Microbreweries sprout abundantly about Tucson, and the vineyards of Sonoita and Willcox continue their upward ascent in acclaim and volume—but hey, enough about the soft stuff. Could the next big thing in the desert Southwest’s booze scene be the production of hard liquor?
Yes, distilling and distilleries are coming to our region, and really, what could be more Wild West than that? The word through the (yes) grapevine is that Dos Cabezas Wineworks is now working on creating hard liquor. Bigger still, Flying Leap Vineyards is now being rebranded as Flying Leap Vineyards and Distillery, as it prepares to break ground on a new 5,000-square-foot distillery in Elgin. The distillery will produce vodka and whiskey using local grains from Cochise and Pinal counties, while also crafting brandy (using their own grape harvest).
But perhaps most intriguing—especially for fans of green fairies and/or Italia—is that Flying Leap will be creating special distillations including, it’s rumored, a version of absinthe, as well as grappa. For the uninitiated: Absinthe is the beguiling green spirit noted for its hallucinogenic potency (no word yet on the availability of local wormword, the semipoisonous ingredient that contributed to absinthe’s banning in the United States until the 1990s). But grappa is the real spirit here to cheer for. Grappa is a hard liquor fermented from the products normally discarded in the wine-making process—leftover grape skins, seeds, and stems—and, depending on whom you ask, it tastes like an especially developed brandy or an especially flammable rocket fuel.
Back to those microbreweries sprouting up around Tucson. An especially compelling trend is that of home-brewing circles—like those mentioned in this issue—spawning professional breweries. For example, Black Rock Brewing is bringing its vision and kick-starter campaign to the East side. Its name is based upon the etymology of the word Tucson, as well as the texting acronym BRB. Also, Flux Brewing, yet another new brewery, is now online. All this talk of breweries is making me thirsty for a beer … BRB.
An existential question: Are you good at drinking? And by “drinking,” I mean the drinking of spirits. And by spirits, I mean liquor. By which I mean: Are you good at drinking liquor? If not, there’s a class for that. Specifically, there’s a class offered by Salud, at the Starr Pass Marriott, on the second Saturday of every month from 3:30 to 5 p.m. A different spirit is featured every month, and for a mere $35, a student will study four different samples of the month’s liquor (along with accompanying appetizers, er, study aids). And yes, there’s a final: A specialty cocktail. That’s a final that even the most addled student could pass (and I’ve taught a few addled students).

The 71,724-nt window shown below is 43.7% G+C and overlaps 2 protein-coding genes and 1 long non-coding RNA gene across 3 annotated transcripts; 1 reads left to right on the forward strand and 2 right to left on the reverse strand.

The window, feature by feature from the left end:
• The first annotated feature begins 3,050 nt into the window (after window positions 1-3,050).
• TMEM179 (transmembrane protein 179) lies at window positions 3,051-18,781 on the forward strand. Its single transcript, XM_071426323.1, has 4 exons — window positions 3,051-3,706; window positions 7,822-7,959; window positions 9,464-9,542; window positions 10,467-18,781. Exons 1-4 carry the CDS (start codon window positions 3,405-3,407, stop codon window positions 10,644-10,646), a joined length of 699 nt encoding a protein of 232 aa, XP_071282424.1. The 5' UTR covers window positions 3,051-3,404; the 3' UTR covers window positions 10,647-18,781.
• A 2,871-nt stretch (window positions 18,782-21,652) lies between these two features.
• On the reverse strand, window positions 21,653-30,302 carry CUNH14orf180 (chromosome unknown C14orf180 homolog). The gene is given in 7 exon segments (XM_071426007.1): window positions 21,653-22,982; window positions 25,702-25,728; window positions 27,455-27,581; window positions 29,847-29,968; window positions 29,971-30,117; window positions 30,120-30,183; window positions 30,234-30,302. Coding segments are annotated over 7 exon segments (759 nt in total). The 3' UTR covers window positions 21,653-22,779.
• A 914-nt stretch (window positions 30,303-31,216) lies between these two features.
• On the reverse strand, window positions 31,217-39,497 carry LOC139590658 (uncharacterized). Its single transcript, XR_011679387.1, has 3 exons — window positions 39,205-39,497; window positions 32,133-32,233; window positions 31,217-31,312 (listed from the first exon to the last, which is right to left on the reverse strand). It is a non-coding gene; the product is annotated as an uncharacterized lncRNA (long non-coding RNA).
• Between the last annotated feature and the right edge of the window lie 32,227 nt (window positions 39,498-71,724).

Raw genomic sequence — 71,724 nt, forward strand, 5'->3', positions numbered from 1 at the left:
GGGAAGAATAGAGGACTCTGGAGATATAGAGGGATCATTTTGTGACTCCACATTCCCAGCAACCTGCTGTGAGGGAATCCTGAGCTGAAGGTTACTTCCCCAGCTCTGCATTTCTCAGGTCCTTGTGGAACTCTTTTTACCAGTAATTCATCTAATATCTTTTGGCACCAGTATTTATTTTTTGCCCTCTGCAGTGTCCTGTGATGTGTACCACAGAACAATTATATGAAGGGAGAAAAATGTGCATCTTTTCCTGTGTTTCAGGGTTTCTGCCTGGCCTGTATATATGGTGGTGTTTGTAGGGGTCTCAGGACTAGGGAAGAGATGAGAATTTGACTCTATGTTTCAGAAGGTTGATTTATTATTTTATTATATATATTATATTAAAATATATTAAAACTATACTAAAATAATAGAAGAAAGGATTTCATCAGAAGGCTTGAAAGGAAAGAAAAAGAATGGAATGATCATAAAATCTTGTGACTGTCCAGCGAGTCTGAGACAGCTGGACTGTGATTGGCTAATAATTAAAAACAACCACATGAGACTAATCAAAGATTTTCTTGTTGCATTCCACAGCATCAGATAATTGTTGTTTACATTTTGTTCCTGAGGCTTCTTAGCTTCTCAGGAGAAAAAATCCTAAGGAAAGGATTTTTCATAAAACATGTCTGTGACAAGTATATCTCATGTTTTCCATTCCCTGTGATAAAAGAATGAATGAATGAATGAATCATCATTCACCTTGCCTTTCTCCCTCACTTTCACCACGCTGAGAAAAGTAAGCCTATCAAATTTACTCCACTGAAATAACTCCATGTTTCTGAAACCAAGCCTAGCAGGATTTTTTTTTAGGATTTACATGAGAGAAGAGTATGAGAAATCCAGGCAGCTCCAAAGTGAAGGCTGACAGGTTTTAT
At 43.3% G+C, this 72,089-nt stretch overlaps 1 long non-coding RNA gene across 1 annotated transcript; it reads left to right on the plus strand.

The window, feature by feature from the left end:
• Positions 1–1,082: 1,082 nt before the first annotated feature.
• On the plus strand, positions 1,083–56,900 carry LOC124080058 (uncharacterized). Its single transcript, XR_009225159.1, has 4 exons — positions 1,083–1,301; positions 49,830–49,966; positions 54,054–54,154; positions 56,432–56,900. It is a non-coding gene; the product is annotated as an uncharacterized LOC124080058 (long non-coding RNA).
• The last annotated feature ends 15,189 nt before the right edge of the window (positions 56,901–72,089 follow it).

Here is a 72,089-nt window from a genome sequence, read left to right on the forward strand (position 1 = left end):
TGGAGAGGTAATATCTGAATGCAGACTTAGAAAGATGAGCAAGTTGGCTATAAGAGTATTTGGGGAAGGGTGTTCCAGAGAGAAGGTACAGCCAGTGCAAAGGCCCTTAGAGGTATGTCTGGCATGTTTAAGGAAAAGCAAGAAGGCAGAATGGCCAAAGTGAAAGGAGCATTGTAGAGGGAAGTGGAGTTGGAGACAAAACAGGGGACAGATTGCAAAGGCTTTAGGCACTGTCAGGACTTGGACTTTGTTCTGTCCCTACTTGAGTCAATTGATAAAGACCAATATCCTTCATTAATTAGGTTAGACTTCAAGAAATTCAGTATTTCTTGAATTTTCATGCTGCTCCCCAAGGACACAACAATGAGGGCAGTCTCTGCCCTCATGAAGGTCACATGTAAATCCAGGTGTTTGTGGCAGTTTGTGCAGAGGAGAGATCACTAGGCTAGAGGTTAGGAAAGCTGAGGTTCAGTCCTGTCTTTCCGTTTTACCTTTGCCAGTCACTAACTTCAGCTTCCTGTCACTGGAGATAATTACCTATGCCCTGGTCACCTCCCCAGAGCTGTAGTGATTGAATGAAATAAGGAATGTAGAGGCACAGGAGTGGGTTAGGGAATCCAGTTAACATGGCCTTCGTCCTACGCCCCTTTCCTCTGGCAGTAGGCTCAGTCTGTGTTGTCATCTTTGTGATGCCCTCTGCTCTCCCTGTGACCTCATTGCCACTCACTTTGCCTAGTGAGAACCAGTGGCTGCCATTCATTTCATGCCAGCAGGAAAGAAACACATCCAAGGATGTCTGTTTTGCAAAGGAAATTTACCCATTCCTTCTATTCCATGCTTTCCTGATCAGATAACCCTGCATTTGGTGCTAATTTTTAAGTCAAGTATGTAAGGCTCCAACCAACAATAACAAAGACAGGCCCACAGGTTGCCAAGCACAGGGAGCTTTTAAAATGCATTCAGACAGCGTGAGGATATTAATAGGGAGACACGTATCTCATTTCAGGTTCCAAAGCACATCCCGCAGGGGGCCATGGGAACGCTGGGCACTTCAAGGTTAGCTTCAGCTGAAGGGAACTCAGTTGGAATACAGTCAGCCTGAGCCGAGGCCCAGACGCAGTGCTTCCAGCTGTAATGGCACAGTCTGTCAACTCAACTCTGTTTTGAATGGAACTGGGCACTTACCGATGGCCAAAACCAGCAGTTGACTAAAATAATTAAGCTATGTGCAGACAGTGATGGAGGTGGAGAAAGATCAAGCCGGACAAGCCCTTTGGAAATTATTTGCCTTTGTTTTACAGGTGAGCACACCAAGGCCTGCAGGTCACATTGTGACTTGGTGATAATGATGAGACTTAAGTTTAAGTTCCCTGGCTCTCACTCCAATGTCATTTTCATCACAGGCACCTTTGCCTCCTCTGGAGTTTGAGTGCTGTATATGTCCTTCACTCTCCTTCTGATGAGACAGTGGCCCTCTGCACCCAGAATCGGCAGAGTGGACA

And speaking of the intersection of academia and liquor, there’s the Grape to Glass Symposium at Lawrence Dunham Vineyards. If one must go to a symposium, then “grape to glass” sounds like the ideal choice. From 11 a.m. – 3 p.m. on Aug. 2 ($65 to preregister), there will guest speakers, a barrel tasting panel, in-depth tours of the vineyard and winery, and a lunch specially paired with Dunham Vineyards wines.
And in other viticultural happenings: Kief-Joshua Vineyards is putting on its Third Annual Magdalena Bash on Aug. 23 from 1 to 5 p.m., when they’re be releasing new wines during a special day of vino, food, and music. And Sonoita Vineyards is holding its annual Harvest Fest on Aug. 2 and 3 from 10 a.m. to 4 p.m. There will be wine tastings with food pairings, winery and vineyard tours, and a grape stomping at 1:30 p.m.
Should you desire to sample brews in beautiful surroundings but you don’t wish to leave the bounds of Tucson, then there’s more good news: The beautiful milieu of La Cocina and Old Town Artisans is getting even more great, with the opening of The Dusty Monk Pub. Tucked into the southwest corner of the Old Town Artisan complex, the pub will be serving up Trappist and Abbey ales on 12 taps, with 50 brews in the bottle for more variety, as well as an expanded selection of whiskey, bourbon, and scotch. Even better news? The pub has air-conditioning—which, if you know and love the open-air courtyard at La Cocina, will be a welcome novelty in the summer months. 201 N. Court Ave.
Master mixologists throughout Baja Arizona will be testing their tequila talents and more than 50 chefs will be showing off their salsa skills at the 2014 Southern Arizona Salsa and Tequila Challenge on Aug. 16 at 6 p.m. Held at La Encantada, this festival brings together food and liquor competitions, along with an abundance of cultural offerings (for example, dancing will fill the courtyard, with performances by Ballet Folklorico La Paloma and local mariachi and flamenco musicians). The $40 per person ticket includes a salsa-and-chips sampling from more than 40 participating competitors and tequila-based mixed drinks; proceeds go to the Community Food Bank of Southern Arizona, Southern Arizona Arts and Cultural Alliance, and the Tucson Hispanic Chamber of Commerce Foundation. ✜
Dave Mondy is a freelance writer/imbiber, as well as a college instructor.